Introducing the Little Red Dot

With a land area of 725.7km2, barely half the size of London (1572km2), Singapore is one of the smallest countries in the world. Located in South-East Asia, this island city-state appears on the world map as a single red dot.

Source: https://www.mapsofworld.com/singapore/singapore-location-map.html

Apart from its tiny size, Singapore is also a young nation. A former British colony and state of Malaysia, Singapore gained independence only in 1965. Yet, in just three decades, Singapore’s GDP per capita soared from US$516 to a whopping US$24,914 in 1995, standing at US$65,233 today (World Bank, 2020). Despite its size, Singapore has a population of 5.69 million, being one of the densest cities globally (Singapore Department of Statistics, 2020).

Unsurprisingly, rapid economic development and population growth have seen massive transformations in Singapore’s landscape. Fishing villages and kampongs (traditional rural villages) have been replaced by public housing and towering skyscrapers.

Source (anti-clockwise from top left): https://www.flickr.com/photos/fateapics/49750814181/ ; https://www.flickr.com/photos/biao/133225526/in/pool-1562576@N23/ ; https://www.twenty20.com/photos/34c134b5-00dc-4749-91ae-d4ae201c0dc9 ; https://scarletscribs.wordpress.com/2016/05/16/the-9-best-spots-for-photographing-singapores-skyline/

That said, Singapore is one of the greenest cities, with its canopy coverage second only to Tampa, Florida (Treepedia, 2018).

Source: http://senseable.mit.edu/treepedia/cities/singapore

Indeed, for decades, Singapore has branded itself as the Garden City, taking pride in its extensive efforts to weave greenery into its urban fabric (NParks, 2014).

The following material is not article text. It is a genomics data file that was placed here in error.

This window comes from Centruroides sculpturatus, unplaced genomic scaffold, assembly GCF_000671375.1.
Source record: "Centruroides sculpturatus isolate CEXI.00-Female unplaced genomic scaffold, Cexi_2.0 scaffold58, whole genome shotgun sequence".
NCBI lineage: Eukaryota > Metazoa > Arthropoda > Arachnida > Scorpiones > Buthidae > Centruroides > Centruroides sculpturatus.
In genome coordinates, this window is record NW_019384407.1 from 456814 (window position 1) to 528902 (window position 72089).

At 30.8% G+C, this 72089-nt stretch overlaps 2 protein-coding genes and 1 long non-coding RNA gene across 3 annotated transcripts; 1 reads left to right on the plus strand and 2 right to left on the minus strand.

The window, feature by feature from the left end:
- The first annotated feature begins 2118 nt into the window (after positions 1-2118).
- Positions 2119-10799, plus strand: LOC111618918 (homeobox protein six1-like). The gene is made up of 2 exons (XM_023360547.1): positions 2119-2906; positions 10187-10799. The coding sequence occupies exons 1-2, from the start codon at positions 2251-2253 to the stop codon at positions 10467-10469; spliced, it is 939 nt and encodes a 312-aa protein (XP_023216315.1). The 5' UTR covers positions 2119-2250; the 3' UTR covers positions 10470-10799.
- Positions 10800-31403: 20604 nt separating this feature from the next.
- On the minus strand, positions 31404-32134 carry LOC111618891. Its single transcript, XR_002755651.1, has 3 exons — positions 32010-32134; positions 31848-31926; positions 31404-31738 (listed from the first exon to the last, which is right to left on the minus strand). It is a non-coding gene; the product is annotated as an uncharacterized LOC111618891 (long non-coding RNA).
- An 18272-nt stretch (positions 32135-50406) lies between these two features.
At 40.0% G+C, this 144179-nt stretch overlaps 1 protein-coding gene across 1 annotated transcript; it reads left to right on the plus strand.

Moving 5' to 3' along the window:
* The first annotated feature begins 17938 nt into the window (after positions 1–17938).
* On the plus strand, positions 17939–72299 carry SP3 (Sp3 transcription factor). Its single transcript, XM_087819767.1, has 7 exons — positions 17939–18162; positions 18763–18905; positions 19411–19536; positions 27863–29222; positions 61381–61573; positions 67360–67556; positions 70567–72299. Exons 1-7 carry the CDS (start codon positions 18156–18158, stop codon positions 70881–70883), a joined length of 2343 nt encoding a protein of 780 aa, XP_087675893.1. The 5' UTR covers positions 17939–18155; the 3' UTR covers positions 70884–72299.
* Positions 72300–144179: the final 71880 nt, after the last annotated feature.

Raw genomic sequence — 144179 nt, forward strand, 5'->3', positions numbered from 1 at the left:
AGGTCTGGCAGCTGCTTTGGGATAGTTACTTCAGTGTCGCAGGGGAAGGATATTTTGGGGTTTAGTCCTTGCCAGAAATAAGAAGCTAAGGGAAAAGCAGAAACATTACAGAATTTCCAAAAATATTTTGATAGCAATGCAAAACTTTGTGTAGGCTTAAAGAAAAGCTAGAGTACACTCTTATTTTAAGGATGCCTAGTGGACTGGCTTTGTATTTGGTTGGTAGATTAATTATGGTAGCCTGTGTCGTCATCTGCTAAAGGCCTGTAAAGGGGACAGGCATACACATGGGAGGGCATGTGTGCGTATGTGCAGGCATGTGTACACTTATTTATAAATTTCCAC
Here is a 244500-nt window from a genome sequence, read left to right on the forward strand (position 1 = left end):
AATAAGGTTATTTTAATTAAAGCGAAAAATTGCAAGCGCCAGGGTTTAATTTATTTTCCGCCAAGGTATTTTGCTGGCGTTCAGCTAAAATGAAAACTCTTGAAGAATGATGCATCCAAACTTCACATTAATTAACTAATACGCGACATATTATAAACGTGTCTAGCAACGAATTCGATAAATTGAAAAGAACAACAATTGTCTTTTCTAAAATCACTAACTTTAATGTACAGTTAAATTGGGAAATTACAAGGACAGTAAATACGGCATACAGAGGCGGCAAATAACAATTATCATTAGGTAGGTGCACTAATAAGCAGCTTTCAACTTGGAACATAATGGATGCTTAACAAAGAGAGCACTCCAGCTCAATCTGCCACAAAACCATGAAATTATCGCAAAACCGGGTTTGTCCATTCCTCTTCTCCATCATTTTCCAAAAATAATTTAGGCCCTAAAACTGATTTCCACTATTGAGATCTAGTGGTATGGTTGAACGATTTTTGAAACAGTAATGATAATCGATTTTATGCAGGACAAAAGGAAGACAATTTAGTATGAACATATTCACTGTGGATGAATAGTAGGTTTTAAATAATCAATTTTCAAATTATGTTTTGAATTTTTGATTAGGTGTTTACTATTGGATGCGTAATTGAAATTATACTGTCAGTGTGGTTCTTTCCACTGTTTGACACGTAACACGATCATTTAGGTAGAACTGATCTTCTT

The urban-nature relationship in Singapore is however, far from simple. As Swyngedouw and Heynen (2003:899) highlighted through the lens of urban political ecology, ‘cities are dense networks of interwoven sociospatial processes that are simultaneously local and global, human and physical, cultural and organic’. As the following posts will reveal, nature has been contested, produced and metabolised in complex and often obscured ways in this Little Red Dot.

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References

NParks (2014) ‘Singapore the Garden City’ (WWW) Singapore: National Parks Board (https://www.nparks.gov.sg/news/2008/7/singapore-the-garden-city ; 31 Oct 2020).

Singapore Department of Statistics (2020) ‘Singapore Population’ (WWW) Singapore: Department of Statistics (https://www.singstat.gov.sg/modules/infographics/population ; 31 Oct 2020).

Swyngedouw, E. and N.C. Heynen (2003) ‘Urban Political Ecology, Justice and the Politics of Scale’, Antipode, 898-918.

Treepedia (2018) ‘Exploring the Green Canopy in cities around the world’ (WWW) Cambridge, Massachusetts: MIT Senseable City Lab (http://senseable.mit.edu/treepedia/cities/singapore ; 31 Oct 2020).

World Bank (2020) ‘GDP per capita (current US$) – Singapore’ (WWW) (https://data.worldbank.org/indicator/NY.GDP.PCAP.CD?locations=SG ; 31 Oct 2020).

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